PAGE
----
I’ve often wanted someone with dedication (maybe “AteUpWithMotor” – a great automotive history site) to take on the history of GM having similar displacement/similar HP motors in production simultaneously. In the 60s/70s/early 80s it had to be madness how many overlapping motors they were using just in the North American market.

        • 0 avatar
          Kyree S. Williams

          Right. And especially before that. The divisions had different motors. I remember hearing about Oldsmobile drivers suing GM because a batch of cars had Chevrolet engines.

          • 0 avatar
            PrincipalDan

            Even in the 80s at one point they were using a 1.8 4cyl, a 2.0 4cyl, and a 2.5 4cyl in the J and A body FWD cars. Or that they bothered to develop a 3.3 V6 based on the 3800 while they had the 3.1 V6 and 3.4 V6 in production. That’s an even higher level of silly than Pontiac 350/Chevy 350/Buick 350/Olds 350.

        • 0 avatar
          Blackcloud_9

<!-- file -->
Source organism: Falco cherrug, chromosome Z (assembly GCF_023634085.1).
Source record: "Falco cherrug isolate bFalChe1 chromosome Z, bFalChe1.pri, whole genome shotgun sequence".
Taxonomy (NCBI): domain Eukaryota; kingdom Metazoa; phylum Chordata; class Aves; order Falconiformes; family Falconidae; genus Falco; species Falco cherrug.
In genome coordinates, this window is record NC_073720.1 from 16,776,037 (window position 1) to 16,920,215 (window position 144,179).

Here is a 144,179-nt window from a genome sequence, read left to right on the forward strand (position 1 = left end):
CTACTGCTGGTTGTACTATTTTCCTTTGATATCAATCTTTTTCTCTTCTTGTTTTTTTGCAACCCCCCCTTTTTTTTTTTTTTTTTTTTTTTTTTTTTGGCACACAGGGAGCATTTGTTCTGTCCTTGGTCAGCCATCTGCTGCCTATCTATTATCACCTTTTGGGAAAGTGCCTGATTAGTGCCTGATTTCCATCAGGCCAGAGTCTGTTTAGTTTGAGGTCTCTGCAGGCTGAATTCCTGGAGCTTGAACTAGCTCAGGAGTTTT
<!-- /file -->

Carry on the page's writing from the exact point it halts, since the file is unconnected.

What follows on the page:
Dan,
          A large thank you and just as large of a curse upon you for citing “AteUpWithMotor”.
          Thank you – because it truly is a great site. Clear informative material about the history and decision-making about the automotive industry. Neither all-glowing nor constant criticism.
          CURSE you – because here is another site I will be reading instead of getting my work done!

          • 0 avatar
            DweezilSFV

            Dan, don’t forget about the 3.0 V6 and the Brazilian OHC 1.8s and 2.0s further enlarged to 2.2 as as the Sunbird’s standard engine.

            Or the 2.0 OHC turbo used in the Sunbird and N Bodies.

  • avatar
    "scarey"

    OK, my memory of this could be wrong. I traded the car off 8 years ago. My bad.

  • avatar
    syncro87

    I’m sure there are a variety of reasons for the Sonic’s sales slide, but I think GM can thank themselves for a significant part of the decline. The original Sonic had fairly distinctive styling for an econocar. The 4 round headlight look was a hit. The car had a bit of personality, something you don’t find that often in the Sonic’s segment.

    When the current generation of the car came out, it looked more mature and refined than the prior version…but I’m not sure that is what appeals to the target person considering a Sonic.

    IMO, they got too conservative when they redesigned the thing, and this didn’t help sales. Making the turbo the standard engine is a good thing, but if the car is seen as boring by potential buyers, not sure it matters.